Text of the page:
MO College Program Progression: Up or Out?

Hi, just back from Parent Weekend with my boy. Everything is going well academically, personally, and with ROTC. He is a programmer and has substantial merit aid. I actually thought him not receiving the NROTC scholarship was a blessing. He was free to pursue a career as an officer in the Corps, but not obligated. Paying the difference was reasonable cost for flexibility.

During the initial counseling session DS was told there is an expectation that a MID will earn a scholarship or be asked to leave the program. His unscientific survey is that there are no MID3+ programmers. Also, he was told until 2 years ago, programmers were not allowed into the MO. Advanced Standing did not come up.

Is this arrangement common?
 
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NJROTC-CC

Member
I guess what they are saying is that if a programmer is good enough to earn advanced standing, he will win a 2 year scholarship and visa versa. Of course, if a programmer does not earn advanced standing, he or she is out. Once you are in MID3+, you are committed, and I guess not considered a programmer anymore. (Also, I think you meant that he did not receive the 4 year NROTC scholarship, and that is a blessing.)
 

USMCGrunt

5-Year Member
NAVY ROTC COLLEGE PROGRAM
  • Applicants selected from students already attending or accepted by colleges with Navy ROTC programs
  • Provides uniforms and Naval Science textbooks.
  • College Program students selected for "advanced standing" receive a stipend for maximum of 20 months. Advance standing is only available starting the junior year of college. Stipend per academic month is $350 junior year and $400 senior year.
    • Students will complete naval science and other university courses, a few specific university courses, and attend one summer training session
    • Normally at sea for Navy midshipmen
    • Normally at Quantico, VA for Marine Corps midshipmen
  • On graduation, two- and four-year College Program midshipmen may be commissioned ensigns in the Naval Service or second lieutenants in the Marine Corps

Also, if a midshipman is not granted Advance Standing by the beginning of junior year, he will be disenrolled from the ROTC program.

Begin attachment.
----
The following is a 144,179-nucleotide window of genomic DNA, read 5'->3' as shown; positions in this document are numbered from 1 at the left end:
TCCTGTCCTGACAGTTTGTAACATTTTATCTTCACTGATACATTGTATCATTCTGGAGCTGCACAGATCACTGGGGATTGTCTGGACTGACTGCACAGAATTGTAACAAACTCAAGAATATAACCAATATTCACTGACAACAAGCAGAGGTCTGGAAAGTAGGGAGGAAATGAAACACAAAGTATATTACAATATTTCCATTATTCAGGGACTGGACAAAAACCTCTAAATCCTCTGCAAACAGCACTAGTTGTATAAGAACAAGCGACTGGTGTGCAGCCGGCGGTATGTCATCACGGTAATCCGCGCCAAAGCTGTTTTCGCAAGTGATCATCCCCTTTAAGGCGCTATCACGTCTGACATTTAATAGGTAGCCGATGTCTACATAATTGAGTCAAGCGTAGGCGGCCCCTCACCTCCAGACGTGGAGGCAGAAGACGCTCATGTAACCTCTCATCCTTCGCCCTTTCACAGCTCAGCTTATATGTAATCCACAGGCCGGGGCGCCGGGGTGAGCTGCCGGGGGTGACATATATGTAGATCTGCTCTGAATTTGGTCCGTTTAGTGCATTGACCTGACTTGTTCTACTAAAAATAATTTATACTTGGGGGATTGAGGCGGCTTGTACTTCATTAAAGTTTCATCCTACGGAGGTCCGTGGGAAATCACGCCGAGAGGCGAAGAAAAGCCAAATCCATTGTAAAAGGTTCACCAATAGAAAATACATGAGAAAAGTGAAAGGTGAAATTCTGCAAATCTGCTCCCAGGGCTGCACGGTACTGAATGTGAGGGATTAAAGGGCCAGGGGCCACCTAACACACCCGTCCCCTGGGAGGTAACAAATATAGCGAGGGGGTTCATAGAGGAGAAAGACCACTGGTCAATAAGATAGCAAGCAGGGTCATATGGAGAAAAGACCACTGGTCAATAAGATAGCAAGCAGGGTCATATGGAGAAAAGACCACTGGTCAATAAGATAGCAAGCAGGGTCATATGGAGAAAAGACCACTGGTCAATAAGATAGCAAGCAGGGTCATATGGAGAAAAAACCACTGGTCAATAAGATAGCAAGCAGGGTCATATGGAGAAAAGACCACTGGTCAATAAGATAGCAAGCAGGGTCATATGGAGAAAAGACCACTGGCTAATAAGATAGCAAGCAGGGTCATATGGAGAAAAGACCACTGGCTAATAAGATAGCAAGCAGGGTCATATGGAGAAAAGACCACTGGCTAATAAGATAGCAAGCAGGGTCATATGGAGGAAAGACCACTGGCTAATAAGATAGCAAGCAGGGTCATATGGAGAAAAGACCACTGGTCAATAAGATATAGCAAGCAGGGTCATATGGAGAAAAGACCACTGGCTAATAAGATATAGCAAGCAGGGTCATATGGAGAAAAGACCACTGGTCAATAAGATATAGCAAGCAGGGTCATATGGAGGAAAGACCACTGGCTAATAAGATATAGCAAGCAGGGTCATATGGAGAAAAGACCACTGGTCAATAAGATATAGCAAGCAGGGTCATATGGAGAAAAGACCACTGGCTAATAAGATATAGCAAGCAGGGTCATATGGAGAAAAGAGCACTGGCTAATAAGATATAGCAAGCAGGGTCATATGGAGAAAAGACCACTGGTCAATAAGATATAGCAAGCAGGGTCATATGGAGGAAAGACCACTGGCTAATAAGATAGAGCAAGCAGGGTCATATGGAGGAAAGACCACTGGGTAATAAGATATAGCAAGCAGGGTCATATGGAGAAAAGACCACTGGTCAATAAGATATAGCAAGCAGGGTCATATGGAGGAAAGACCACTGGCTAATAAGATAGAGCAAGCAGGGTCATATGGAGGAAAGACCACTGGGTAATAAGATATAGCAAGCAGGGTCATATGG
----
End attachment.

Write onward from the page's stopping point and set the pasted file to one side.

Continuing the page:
NAVY ROTC COLLEGE PROGRAM
Also, if a midshipman is not granted Advance Standing by the beginning of the junior year, he will be disenrolled from the ROTC program.
OK, so that last bit in bold is that part I had not seen written down anywhere.

This changes the cost/benefit calculation a bit. Advanced Standing = 3yr obligation. Not clear on 2/3 yr scholarship service requirements but full scholarship is 4 yrs. So it's a good idea for him to try for the intermediate scholarship opportunities when they present, regardless of his other scholarships.
 

USMCGrunt

5-Year Member
@Torero_dad - I pulled that information from a university NROTC FAQ website. It was not on the NROTC scholarship application website (which is why I posted it below the web address which addressed the material above). This may have been confusing - if so, I apologize.

Disenrollment as described was how I understood the situation and saw it verified so I posted the information as a fact. I suppose that "trust but verify" applies here. Feel free to google the question and you will find lots of university FAQ's where this disenrollment action is discussed. I am sure that somewhere in the deep web you can find this on an official NROTC website as well.
 

USMCGrunt

5-Year Member
Also, your DS should know that there are a few other commissioning paths: PLC and OCS. Each comes with its own set of requirements, benefits, and risks.

Good luck to your DS.
 

Impulsive

Member
Hi, just back from Parent Weekend with my boy. Everything is going well academically, personally, and with ROTC. He is a programmer and has substantial merit aid. I actually thought him not receiving the NROTC scholarship was a blessing. He was free to pursue a career as an officer in the Corps, but not obligated. Paying the difference was reasonable cost for flexibility.

During the initial counseling session DS was told there is an expectation that a MID will earn a scholarship or be asked to leave the program. His unscientific survey is that there are no MID3+ programmers. Also, he was told until 2 years ago, programmers were not allowed into the MO. Advanced Standing did not come up.

Is this arrangement common?
+1, I agree with you. NOT having the NROTC Scholarship is a blessing in that IF the student decides later on in the program that it is not for them, they have NO financial, or service responsibility until they contract. Not being a scholarship recipient gives the MIDN the upper hand as to flexibility in majors too, and as long as they excel as a MIDN a lot of Units offer "in house" 2 yr scholarships for MIDNS to contract entering their junior year. If you have the flexibility of a "Full Ride" academically at the University you want, you do not need an NROTC Scholarship as the program pays for books and uniforms, and some cover class fees for Naval Science Classes.

I did read somewhere I think that "Advance Standing MIDNS" sign a contract similar to scholarship students for service obligation except that if they fail to Commission there is no military service obligation because the Navy did not spend any money putting them thru the program, whereas "Scholarship" contracts, if you fail to Commission, there is an "enlisted" obligation or pay back of money? Is this correct?
 
@Torero_dad - I pulled that information from a university NROTC FAQ website. It was not on the NROTC scholarship application website (which is why I posted it below the web address which addressed the material above). This may have been confusing - if so, I apologize.